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May 27, 2014

Baseball Therapy

The Annual Amateur Draft Guessing Game

by Russell A. Carleton


Next week is going to be a big one for all 30 teams in Major League Baseball. It’s draft week! The Rule 4 Draft (which is the fancy name for the amateur draft) will take place from June 5th through June 7th. There will be pageantry (which is a fancy name for people trying to make a boring administrative event into a less-boring administrative event). There will be Hall of Famers representing teams. And the end result of a year of hard work by your favorite team’s scouting staff will come to fruition in the form of 30 teams making a bunch of wild guesses.

Every general manager has to deal with at least one “you could have had this guy, but you drafted the other guy and he never made it!” complaint. I think they all involve the 2009 Draft and Mike Trout. The draft is an inexact science. Unlike the NFL and NBA, where draftees are put directly into the starting lineup, it’s going to be a while before a team sees the fruits, whether luscious or rotten, of their draft. You have to project what a guy who only recently attained the right to vote will look like at age 27. Every year, there are can’t-miss prospects who end up missing and “he’s a nice org guy” picks who turn into really good players.

But how good are teams at predicting the future? All 30 teams have a scouting department filled with people who are experts at evaluating amateur talent, many whom measure their experience in decades. They get access to all sorts of extra information that is not public. They have cross-checkers and big secret meetings. They have every incentive to get this right because, at the end of the day, someone will be cutting checks with a lot of zeroes in them. They’d better get it right.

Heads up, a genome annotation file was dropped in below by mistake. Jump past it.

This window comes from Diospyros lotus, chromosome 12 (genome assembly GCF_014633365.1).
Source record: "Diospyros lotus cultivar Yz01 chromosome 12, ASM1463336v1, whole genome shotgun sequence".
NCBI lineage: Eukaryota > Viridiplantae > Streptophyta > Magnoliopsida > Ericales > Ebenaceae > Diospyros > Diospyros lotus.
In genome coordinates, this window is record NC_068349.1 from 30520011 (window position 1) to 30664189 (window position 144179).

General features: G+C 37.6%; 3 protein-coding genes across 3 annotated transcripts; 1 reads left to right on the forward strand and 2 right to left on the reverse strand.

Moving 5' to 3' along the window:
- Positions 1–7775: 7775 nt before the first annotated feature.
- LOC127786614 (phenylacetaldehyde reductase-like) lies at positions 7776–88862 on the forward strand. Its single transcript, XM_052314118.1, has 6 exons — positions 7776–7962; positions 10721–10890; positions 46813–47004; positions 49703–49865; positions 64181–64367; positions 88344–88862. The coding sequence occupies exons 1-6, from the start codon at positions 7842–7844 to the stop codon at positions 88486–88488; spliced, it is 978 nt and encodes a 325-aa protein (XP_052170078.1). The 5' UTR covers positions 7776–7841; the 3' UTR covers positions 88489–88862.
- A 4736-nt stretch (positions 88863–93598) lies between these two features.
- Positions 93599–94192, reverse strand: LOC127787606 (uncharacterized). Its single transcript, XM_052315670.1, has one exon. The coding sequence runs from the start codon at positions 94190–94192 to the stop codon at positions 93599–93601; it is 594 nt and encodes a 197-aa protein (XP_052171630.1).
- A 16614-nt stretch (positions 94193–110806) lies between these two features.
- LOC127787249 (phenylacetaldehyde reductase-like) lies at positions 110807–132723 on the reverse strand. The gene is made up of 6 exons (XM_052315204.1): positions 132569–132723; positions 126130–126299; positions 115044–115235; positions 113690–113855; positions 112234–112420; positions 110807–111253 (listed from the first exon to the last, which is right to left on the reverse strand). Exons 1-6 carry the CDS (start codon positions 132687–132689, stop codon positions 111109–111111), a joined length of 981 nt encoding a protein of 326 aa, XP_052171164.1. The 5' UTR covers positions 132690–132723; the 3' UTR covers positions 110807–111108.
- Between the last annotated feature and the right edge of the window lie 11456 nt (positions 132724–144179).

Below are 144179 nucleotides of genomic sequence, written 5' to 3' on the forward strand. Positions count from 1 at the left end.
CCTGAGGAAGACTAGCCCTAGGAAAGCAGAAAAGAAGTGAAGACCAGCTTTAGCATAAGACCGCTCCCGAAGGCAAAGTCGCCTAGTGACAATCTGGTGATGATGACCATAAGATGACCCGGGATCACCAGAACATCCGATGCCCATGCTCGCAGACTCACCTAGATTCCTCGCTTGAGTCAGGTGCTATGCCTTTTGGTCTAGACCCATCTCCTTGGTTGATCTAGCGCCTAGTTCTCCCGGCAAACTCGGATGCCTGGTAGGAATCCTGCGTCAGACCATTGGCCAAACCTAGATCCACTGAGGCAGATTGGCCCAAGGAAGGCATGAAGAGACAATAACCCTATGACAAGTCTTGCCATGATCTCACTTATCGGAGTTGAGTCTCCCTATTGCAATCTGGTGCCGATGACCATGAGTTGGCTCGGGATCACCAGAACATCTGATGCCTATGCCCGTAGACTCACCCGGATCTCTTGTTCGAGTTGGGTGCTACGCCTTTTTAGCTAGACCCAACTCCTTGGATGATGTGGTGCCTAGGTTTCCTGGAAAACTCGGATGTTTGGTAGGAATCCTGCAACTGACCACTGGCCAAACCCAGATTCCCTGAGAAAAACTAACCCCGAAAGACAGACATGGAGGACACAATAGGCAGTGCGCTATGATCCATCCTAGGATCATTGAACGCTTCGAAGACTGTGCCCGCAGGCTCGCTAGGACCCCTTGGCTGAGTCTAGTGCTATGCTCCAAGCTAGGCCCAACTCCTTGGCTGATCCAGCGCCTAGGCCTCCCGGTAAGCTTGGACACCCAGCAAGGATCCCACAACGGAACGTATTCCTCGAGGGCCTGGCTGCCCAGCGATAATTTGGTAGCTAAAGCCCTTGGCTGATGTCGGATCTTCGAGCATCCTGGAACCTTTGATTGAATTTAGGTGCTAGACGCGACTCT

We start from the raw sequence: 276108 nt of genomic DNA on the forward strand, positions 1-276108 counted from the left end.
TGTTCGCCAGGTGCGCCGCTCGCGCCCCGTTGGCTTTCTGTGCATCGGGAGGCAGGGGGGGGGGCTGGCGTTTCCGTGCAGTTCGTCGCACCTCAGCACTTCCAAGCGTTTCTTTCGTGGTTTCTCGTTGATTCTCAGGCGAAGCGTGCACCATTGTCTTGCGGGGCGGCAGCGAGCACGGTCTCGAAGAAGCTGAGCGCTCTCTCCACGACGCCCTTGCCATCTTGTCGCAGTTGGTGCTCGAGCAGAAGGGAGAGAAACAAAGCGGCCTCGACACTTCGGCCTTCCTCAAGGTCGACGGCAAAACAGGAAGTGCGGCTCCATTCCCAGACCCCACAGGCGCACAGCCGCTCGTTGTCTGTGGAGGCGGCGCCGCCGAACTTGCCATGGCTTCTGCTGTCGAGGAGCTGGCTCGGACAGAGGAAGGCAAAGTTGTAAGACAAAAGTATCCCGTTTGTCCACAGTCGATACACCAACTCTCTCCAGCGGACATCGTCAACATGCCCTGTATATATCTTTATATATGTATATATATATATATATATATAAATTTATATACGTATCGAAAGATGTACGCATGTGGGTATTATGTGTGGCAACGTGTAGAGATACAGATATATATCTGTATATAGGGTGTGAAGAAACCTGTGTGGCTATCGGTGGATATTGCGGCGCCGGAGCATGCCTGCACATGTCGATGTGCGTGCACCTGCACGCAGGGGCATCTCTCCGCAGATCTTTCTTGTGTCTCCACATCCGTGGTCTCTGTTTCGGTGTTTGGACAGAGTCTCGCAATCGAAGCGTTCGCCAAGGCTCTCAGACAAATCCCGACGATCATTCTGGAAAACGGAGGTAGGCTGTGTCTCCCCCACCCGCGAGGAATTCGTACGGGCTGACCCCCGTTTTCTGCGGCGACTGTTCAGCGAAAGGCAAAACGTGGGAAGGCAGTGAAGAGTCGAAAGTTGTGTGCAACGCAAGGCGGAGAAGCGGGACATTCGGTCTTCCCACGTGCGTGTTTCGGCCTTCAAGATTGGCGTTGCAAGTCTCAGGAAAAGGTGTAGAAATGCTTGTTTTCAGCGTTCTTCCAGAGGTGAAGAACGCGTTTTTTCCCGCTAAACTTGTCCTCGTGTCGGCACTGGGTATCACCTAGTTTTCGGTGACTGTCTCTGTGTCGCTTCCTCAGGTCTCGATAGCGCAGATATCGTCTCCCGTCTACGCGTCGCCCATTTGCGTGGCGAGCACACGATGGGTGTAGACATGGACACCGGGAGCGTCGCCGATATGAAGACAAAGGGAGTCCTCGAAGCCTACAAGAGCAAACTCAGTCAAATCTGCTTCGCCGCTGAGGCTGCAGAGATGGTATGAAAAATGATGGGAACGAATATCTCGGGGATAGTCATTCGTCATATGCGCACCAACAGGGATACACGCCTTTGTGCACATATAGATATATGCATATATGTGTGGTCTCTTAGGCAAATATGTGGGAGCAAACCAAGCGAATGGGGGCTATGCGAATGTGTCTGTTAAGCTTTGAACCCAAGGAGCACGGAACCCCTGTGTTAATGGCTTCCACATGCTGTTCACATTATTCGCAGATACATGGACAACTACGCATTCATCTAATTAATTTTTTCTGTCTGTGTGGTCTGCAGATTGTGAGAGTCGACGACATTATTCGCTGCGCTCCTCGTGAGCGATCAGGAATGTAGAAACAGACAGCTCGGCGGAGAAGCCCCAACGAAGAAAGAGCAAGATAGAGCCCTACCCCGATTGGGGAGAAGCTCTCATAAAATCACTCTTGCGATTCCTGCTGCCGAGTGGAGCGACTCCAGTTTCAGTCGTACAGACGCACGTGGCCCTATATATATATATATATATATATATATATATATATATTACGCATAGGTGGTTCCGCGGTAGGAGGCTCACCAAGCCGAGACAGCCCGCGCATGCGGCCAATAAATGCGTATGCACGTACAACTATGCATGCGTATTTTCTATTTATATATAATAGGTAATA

In a perfect world, the team that picks first should take the player who will eventually provide the most major-league value. The team picking second should take the guy who will provide the second-most value. But then, in the past, the draft was a game that was half proper draft and half auction. Teams with high picks would pass on players whom they believed to be more talented, but whom they saw as wanting too much money. For example, in 2001, the Minnesota Twins drafted Joe Mauer no. 1 overall and gave him a signing bonus of $4 million. The no. 2 overall pick was Mark Prior, who actually got more money ($4.6 million), as did no. 4 pick Gavin Floyd at $4.2 million. The Tampa Bay (Devil) Rays got Dewon Brazelton for the bargain price of $2.5 million at no. 3. (I guess you get what you pay for.) Then again, for that same $2.5M figure, the Rangers got Mark Teixeira two spots later. The market might be efficient, but the shoppers might be fools.

It’s been said that if you want to know how much a team really values a draft pick, don’t look at his overall position, but instead look at his signing bonus. Like everything else in life, follow the money. But if that price tag is the end result of months of research and high-level discussion among the best experts available, how good is that process?

Warning! Gory Mathematical Details Ahead!
I obtained data on signing bonuses here. Data were fairly complete beginning in the year 2003, and there were generally data for the first 10 rounds. I examined how well teams performed in the 2003 to 2008 drafts, as the players picked in later drafts haven’t yet had a full chance to develop and to make their major-league selves known yet. I got career data from Baseball-Reference, who had their draft data set up so nicely for my purposes.

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Related Content:  Scouting,  Drafting,  Amateur Draft,  Rule 4 Draft

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